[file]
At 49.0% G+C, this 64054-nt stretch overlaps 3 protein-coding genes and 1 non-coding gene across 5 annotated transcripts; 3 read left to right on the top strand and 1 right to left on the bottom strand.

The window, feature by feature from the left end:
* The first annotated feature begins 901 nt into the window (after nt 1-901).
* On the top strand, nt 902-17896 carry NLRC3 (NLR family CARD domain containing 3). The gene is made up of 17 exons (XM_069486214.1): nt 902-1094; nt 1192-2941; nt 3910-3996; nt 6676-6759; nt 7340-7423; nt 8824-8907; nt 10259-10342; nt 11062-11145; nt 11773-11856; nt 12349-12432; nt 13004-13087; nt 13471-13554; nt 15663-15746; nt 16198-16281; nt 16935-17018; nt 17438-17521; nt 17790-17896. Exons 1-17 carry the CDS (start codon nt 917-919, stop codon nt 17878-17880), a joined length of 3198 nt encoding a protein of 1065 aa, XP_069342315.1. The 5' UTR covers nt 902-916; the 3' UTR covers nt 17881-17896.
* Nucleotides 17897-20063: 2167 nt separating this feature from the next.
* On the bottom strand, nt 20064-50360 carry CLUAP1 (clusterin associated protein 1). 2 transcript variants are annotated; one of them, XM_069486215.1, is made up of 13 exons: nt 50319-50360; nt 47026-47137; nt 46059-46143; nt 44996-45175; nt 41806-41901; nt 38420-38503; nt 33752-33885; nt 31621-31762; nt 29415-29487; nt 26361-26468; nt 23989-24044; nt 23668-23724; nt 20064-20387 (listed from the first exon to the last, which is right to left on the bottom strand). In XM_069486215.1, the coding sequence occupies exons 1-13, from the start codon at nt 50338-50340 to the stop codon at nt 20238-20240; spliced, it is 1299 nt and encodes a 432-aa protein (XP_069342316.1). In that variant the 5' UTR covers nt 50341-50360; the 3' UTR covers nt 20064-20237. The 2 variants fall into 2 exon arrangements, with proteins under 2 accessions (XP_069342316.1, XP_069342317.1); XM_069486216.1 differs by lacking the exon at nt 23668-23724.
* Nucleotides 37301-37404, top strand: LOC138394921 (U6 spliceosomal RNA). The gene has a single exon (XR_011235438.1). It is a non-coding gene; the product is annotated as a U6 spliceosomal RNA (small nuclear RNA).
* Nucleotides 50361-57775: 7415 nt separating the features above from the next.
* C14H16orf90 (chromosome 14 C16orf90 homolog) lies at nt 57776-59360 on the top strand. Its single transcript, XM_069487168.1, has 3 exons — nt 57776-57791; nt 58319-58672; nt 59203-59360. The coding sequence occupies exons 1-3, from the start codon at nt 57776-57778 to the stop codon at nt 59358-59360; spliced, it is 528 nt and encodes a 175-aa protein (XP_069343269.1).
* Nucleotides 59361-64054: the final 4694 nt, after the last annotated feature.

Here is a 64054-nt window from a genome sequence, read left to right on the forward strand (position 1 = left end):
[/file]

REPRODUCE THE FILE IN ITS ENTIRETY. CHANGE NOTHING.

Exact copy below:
At 49.0% G+C, this 64054-nt stretch overlaps 3 protein-coding genes and 1 non-coding gene across 5 annotated transcripts; 3 read left to right on the top strand and 1 right to left on the bottom strand.

The window, feature by feature from the left end:
* The first annotated feature begins 901 nt into the window (after nt 1-901).
* On the top strand, nt 902-17896 carry NLRC3 (NLR family CARD domain containing 3). The gene is made up of 17 exons (XM_069486214.1): nt 902-1094; nt 1192-2941; nt 3910-3996; nt 6676-6759; nt 7340-7423; nt 8824-8907; nt 10259-10342; nt 11062-11145; nt 11773-11856; nt 12349-12432; nt 13004-13087; nt 13471-13554; nt 15663-15746; nt 16198-16281; nt 16935-17018; nt 17438-17521; nt 17790-17896. Exons 1-17 carry the CDS (start codon nt 917-919, stop codon nt 17878-17880), a joined length of 3198 nt encoding a protein of 1065 aa, XP_069342315.1. The 5' UTR covers nt 902-916; the 3' UTR covers nt 17881-17896.
* Nucleotides 17897-20063: 2167 nt separating this feature from the next.
* On the bottom strand, nt 20064-50360 carry CLUAP1 (clusterin associated protein 1). 2 transcript variants are annotated; one of them, XM_069486215.1, is made up of 13 exons: nt 50319-50360; nt 47026-47137; nt 46059-46143; nt 44996-45175; nt 41806-41901; nt 38420-38503; nt 33752-33885; nt 31621-31762; nt 29415-29487; nt 26361-26468; nt 23989-24044; nt 23668-23724; nt 20064-20387 (listed from the first exon to the last, which is right to left on the bottom strand). In XM_069486215.1, the coding sequence occupies exons 1-13, from the start codon at nt 50338-50340 to the stop codon at nt 20238-20240; spliced, it is 1299 nt and encodes a 432-aa protein (XP_069342316.1). In that variant the 5' UTR covers nt 50341-50360; the 3' UTR covers nt 20064-20237. The 2 variants fall into 2 exon arrangements, with proteins under 2 accessions (XP_069342316.1, XP_069342317.1); XM_069486216.1 differs by lacking the exon at nt 23668-23724.
* Nucleotides 37301-37404, top strand: LOC138394921 (U6 spliceosomal RNA). The gene has a single exon (XR_011235438.1). It is a non-coding gene; the product is annotated as a U6 spliceosomal RNA (small nuclear RNA).
* Nucleotides 50361-57775: 7415 nt separating the features above from the next.
* C14H16orf90 (chromosome 14 C16orf90 homolog) lies at nt 57776-59360 on the top strand. Its single transcript, XM_069487168.1, has 3 exons — nt 57776-57791; nt 58319-58672; nt 59203-59360. The coding sequence occupies exons 1-3, from the start codon at nt 57776-57778 to the stop codon at nt 59358-59360; spliced, it is 528 nt and encodes a 175-aa protein (XP_069343269.1).
* Nucleotides 59361-64054: the final 4694 nt, after the last annotated feature.

Here is a 64054-nt window from a genome sequence, read left to right on the forward strand (position 1 = left end):